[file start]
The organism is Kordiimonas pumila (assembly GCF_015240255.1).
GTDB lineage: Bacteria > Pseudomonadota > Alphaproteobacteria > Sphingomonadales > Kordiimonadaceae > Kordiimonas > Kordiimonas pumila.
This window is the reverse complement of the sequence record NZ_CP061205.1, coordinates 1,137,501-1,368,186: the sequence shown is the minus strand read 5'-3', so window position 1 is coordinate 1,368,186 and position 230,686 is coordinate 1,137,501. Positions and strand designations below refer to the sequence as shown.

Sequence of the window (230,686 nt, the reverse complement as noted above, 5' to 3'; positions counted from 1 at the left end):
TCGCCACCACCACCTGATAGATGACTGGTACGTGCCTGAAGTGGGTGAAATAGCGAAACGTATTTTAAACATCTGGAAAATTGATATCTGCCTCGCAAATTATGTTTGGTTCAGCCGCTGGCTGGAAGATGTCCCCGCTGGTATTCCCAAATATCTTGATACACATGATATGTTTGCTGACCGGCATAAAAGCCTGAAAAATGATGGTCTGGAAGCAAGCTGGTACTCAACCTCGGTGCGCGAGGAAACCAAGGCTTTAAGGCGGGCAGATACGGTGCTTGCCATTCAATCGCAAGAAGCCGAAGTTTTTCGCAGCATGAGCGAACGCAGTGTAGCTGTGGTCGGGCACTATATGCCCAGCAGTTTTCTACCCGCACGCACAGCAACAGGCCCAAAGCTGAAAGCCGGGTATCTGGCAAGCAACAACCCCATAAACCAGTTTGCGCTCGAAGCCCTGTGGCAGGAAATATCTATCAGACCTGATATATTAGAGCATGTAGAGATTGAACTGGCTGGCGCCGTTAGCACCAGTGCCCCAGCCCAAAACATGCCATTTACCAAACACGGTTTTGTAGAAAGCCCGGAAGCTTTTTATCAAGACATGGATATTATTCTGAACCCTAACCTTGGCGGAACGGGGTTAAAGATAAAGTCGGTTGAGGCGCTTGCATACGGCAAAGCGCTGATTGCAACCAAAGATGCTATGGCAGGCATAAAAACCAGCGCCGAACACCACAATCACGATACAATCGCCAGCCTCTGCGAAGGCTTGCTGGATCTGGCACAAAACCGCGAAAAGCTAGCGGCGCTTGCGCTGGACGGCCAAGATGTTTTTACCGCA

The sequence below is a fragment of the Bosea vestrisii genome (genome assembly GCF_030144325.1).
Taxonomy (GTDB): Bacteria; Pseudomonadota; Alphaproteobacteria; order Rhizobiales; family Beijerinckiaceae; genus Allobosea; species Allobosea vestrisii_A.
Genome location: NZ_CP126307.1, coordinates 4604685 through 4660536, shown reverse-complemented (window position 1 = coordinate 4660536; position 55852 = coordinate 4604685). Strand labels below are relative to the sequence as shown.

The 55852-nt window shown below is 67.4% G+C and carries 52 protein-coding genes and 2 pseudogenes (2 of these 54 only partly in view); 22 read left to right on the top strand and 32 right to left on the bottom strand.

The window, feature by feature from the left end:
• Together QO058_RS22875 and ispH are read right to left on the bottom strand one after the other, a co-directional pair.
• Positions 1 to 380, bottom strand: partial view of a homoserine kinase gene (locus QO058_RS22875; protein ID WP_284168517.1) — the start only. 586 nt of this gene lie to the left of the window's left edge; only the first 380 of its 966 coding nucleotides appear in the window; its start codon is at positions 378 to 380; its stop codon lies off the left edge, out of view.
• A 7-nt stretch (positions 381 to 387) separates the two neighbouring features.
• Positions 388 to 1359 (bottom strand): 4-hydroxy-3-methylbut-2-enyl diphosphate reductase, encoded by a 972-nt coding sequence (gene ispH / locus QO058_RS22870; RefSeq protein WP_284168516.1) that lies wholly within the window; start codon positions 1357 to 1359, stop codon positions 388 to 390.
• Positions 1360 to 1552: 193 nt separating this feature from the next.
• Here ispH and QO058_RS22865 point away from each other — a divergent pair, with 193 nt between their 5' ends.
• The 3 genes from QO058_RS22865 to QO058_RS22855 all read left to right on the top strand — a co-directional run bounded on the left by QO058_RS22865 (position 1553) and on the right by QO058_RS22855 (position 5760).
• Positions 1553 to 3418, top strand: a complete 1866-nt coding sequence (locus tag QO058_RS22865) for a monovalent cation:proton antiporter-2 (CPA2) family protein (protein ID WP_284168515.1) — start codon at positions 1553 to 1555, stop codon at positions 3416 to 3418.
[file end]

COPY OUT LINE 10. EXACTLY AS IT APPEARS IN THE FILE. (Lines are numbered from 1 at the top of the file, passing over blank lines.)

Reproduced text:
The window, feature by feature from the left end: